film / tv / politics / social media / lists / web / celeb / pajiba love / misc / about / cbr
film / tv / politics / web / celeb


Explaining The 'Cuties' Controversy

By Kristy Puchko | Film | August 26, 2020 |

By Kristy Puchko | Film | August 26, 2020 |


Don’t believe the hype: Not all publicity is good publicity, and Cuties is not what it might seem.

In a few short days, the French drama Mignonnes (retitled Cuties in the U.S.) has swiftly gone from little-known Sundance selection to the center of a sprawling social media firestorm. The upcoming Netflix release has inspired understandable outrage along with threats of boycotts, a cancellation petition, allegations of pedophilia promotion, and harassment of the movie’s maker. Yet amid subtweets, scorn, and QAnon propaganda, you might be lost about what all went down.

Allow us to break it down.

The Outrage

It began with Netflix’s promotion of Cuties, which is set to hit the streaming service on September 9. Netflix released a poster for Cuties, which shows four young girls in bootie shorts and crop tops, posed provocatively. Their logline for the film read, “Amy, 11, becomes fascinated with a twerking dance crew. Hoping to join them, she starts to explore her femininity, defying her family’s traditions.”

This tweet, pairing poster and logline, went viral on Twitter last week.

Many were outraged at Netflix for promoting a film that seemingly promotes the sexualization of prepubescent girls. Some Netflix users threatened to cancel their subscriptions over Cuties. A petition was started, calling for Netflix to remove this “dangerous content” from its service. Netflix was accused of promoting pedophilia. Their accusers were not only concerned parents but also QAnon conspiracy theorists, who used the Cuties poster to promote their beliefs.

Many went on to attack the film in any way they could. Posts denouncing Cuties and Netflix were made on Reddit, Twitter, Youtube, and Facebook. On Rotten Tomatoes, users showed their disgust by flooding the Audience Score with one-star reviews that read, “Disappointed with society,” and “if I could give it a 0 I would.”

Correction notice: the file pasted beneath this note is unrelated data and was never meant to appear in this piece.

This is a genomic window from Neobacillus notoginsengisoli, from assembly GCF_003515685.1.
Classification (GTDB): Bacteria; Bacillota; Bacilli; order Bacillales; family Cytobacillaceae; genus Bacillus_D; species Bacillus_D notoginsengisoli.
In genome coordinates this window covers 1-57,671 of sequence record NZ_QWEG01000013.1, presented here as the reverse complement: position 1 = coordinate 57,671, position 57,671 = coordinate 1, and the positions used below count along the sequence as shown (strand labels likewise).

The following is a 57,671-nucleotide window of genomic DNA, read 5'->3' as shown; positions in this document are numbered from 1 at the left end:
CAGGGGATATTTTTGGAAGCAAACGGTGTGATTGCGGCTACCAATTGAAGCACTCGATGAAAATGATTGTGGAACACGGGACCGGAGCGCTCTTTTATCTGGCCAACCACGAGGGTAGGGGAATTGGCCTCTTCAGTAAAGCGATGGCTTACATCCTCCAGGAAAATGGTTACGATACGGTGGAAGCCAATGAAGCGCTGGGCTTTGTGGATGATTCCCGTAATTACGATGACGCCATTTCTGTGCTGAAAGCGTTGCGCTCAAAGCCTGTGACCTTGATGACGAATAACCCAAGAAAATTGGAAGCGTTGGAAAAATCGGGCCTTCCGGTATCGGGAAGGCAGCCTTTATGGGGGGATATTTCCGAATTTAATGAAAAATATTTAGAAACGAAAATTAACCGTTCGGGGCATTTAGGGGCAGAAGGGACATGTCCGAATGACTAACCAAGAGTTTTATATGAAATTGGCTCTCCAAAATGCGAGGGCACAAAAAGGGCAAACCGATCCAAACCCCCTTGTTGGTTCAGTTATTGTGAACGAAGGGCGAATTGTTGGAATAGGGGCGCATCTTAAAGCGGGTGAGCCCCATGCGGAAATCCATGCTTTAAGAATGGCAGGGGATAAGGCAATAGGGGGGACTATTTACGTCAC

The Apology

Following this outcry, Netflix pulled the offending poster, replacing it with promo images including those up top and below. The description of the film on the site now reads, “Eleven-year-old Amy starts to rebel against her conservative family’s traditions when she becomes fascinated with a free-spirited dance crew.”


On Twitter, the distributor also offered an apology, admitting that the initial promotion materials were “inappropriate.”

In replies, many of the comments mocked Netflix’s effort to rebrand, insisting the damage was done. “The entire film is inappropriate,” remarked one user.

However, as Cuties is not on Netflix yet, those posting from the U.S. are speaking about a movie they probably have not seen.

The Defenders

Cuties was seen by attendees of the 2020 Sundance Film Festival, where the French feature made its world premiere. Among them was Thor: Ragnarok star Tessa Thompson, who took to Twitter to defend the film and its award-winning writer/director Maïmouna Doucouré.

Others noted a stark difference in how the film was marketed in France by the distributor UniFrance, versus Netflix’s promotion in the United States. The popular tweet below, shows both posters side by side:

The French poster (with the untranslated title Mignonnes) features a still of four young girls gleefully running down a street, swinging shopping bags and sporting flashy bras and panties over their clothing as if they’re playing dress-up.

Giving further context to the film, here’s the trailer from UniFrance:

Cuties’ release in France on August 19 has spurred no noticeable controversy.

The Film

Those who have seen the film have warned that Netflix’s marketing distorts its focus. I wanted to see for myself, so I watched Cuties via press screener. I can confirm: Cuties does have scenes of 11-year-old girls twerking and wearing revealing clothing while doing so. However, Cuties is not promoting or glamorizing the sexualization of young girls. Presentation is not the same as promotion. Instead, the film critiques these choices by exploring why girls might engage in such behavior and how they feel about it.